Graduate studies at Western
Ethics and the Environment 4 (1):73-77 (1999)
|Abstract||In this brief comment I will focus on Chris Cuomo's (1998) discussions of theoretical versus applied ethics, and apply this discussion to her suggestion that the cyborg myth, as discussed by Donna Haraway, can be a helpful ecological feminist ideal. Although I agree with Cuomo that some aspects of the cyborg myth might be helpful, I will explore some disturbing aspects of cyborgs. Cuomo is certainly aware of the dangers of the cyborg myth, mentioning many some of them herself My aim is to fill out a discussion of such dangers by arguing that cyborgs are nothing new. In fact, I shall argue that key figures involved in the decision to bomb Hiroshima and Nagasaki, including President Truman, identified with the bomb and bomb-centered technology in a cyborgian manner. Obviously, the kind of cyborg identity that could encourage mass murder of the sort involved in our bombings of Japan, and the cyborg ideal that inspires Cuomo, are very different. However, Cuomo's discussion of theoretical versus applied ethics clearly indicates that before ecological feminists accept the cyborg as a theoretical ideal, we should examine how real cyborgs, if there have in fact been any, have functioned within society. Hence, if the case can be made that those responsible for the devastating bombings of Japan were cyborgs, this fact is crucial for anyone promoting a cyborg ideal of any sort to consider. © 1999 Elsevier Science Inc|
|Keywords||No keywords specified (fix it)|
|Categories||categorize this paper)|
|Through your library||Configure|
Similar books and articles
Kevin Warwick (2003). Cyborg Morals, Cyborg Values, Cyborg Ethics. Ethics and Information Technology 5 (3):131-137.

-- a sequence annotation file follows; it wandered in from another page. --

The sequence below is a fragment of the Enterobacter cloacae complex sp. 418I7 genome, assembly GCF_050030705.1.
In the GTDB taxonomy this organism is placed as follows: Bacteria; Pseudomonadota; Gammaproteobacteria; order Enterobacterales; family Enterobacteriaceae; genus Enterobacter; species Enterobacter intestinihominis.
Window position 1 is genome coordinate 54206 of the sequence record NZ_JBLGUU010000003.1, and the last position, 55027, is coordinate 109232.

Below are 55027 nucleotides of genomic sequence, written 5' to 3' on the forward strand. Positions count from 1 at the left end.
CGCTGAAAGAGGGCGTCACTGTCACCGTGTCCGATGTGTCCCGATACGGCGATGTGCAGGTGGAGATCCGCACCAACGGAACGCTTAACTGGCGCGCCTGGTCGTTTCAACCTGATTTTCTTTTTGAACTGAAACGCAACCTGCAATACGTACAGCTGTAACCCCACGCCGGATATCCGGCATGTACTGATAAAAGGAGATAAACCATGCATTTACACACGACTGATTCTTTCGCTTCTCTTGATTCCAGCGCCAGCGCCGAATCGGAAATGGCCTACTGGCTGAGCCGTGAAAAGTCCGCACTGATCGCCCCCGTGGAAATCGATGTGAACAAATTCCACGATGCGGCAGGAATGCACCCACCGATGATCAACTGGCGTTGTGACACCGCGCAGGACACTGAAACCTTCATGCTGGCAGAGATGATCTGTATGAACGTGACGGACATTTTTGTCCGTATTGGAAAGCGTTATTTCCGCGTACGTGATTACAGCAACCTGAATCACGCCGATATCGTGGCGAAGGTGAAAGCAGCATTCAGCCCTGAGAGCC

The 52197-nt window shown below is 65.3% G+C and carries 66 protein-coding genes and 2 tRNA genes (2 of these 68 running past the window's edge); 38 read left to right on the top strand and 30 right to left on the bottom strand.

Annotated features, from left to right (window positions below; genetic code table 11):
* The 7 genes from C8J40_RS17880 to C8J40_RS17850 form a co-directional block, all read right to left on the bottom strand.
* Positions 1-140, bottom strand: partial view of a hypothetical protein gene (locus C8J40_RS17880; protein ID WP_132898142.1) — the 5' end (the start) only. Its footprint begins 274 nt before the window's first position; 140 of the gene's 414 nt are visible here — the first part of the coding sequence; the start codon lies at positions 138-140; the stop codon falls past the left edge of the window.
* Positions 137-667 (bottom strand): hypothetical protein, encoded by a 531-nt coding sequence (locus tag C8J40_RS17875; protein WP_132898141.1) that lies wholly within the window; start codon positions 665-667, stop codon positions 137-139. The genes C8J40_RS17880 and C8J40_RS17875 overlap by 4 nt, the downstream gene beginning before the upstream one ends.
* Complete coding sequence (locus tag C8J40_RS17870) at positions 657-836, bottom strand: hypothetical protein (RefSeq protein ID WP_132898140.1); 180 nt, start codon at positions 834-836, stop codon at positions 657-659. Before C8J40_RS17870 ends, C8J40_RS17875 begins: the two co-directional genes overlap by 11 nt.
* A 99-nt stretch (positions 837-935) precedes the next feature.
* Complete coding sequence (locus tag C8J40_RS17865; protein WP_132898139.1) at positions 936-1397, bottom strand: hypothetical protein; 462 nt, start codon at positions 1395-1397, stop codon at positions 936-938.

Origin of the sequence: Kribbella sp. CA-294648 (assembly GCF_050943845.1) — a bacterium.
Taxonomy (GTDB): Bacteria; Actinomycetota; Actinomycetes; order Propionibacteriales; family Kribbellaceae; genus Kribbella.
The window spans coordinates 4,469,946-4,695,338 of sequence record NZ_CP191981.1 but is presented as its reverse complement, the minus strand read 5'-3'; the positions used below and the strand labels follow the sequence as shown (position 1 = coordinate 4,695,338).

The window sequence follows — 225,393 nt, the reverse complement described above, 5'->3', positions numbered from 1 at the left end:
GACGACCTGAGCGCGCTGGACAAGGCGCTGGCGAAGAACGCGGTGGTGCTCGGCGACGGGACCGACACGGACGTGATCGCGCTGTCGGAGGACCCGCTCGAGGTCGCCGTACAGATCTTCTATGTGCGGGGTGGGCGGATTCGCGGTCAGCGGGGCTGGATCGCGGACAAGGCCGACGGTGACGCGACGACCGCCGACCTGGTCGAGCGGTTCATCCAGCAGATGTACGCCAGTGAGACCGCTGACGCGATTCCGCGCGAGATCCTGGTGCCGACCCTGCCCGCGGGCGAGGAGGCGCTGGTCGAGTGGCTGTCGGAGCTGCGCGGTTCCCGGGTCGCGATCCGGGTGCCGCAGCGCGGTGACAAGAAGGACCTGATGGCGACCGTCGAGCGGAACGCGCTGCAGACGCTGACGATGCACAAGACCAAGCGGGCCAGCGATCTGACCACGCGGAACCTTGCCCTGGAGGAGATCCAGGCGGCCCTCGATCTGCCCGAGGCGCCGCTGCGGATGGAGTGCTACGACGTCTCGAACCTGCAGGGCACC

Casper Bruun Jensen (2008). Developing/Development Cyborgs. Phenomenology and the Cognitive Sciences 7 (3):375-385.
Andy Clark (2008). The Frozen Cyborg: A Reply to Selinger and Engström. [REVIEW] Phenomenology and the Cognitive Sciences 7 (3):343-346.
Margaret E. Toye (2012). Donna Haraway's Cyborg Touching (Up/On) Luce Irigaray's Ethics and the Interval Between: Poethics as Embodied Writing. Hypatia 27 (1):182-200.
Evan Selinger & Timothy Engström (2008). A Moratorium on Cyborgs: Computation, Cognition, and Commerce. [REVIEW] Phenomenology and the Cognitive Sciences 7 (3):327-341.
Bradley E. Lewis (2003). Prozac and the Post-Human Politics of Cyborgs. Journal of Medical Humanities 24 (1-2):49-63.
Bill McCormick (2000). The Island of Dr. Haraway. Environmental Ethics 22 (4):409-418.
Gill Kirkup (ed.) (2000). The Gendered Cyborg: A Reader. Routledge in Association with the Open University.
Alison Adam (2003). Cyborgs in the Chinese Room: Boundaries Transgressed and Boundaries Blurred. In John M. Preston & Michael A. Bishop (eds.), Views Into the Chinese Room: New Essays on Searle and Artificial Intelligence. Oxford University Press.
Abby Wilkerson (1997). Ending at the Skin: Sexuality and Race in Feminist Theorizing. Hypatia 12 (3):164-173.
Don Ihde (2008). Aging: I Don't Want to Be a Cyborg! [REVIEW] Phenomenology and the Cognitive Sciences 7 (3):397-404.
Kutte Jönsson (2007). Who's Afraid of Stella Walsh? On Gender, 'Gene Cheaters', and the Promises of Cyborg Athletes. Sport, Ethics and Philosophy 1 (2):239 – 262.
Leslie Marsh (2005). Review Essay: Andy Clark's Natural-Born Cyborgs: Minds, Technologies, and the Future of Human Intelligence_. [REVIEW] Cognitive Systems Research 6:405-409.
Added to index2010-09-02
Total downloads47 ( #27,437 of 740,432 )
Recent downloads (6 months)40 ( #2,302 of 740,432 )
How can I increase my downloads?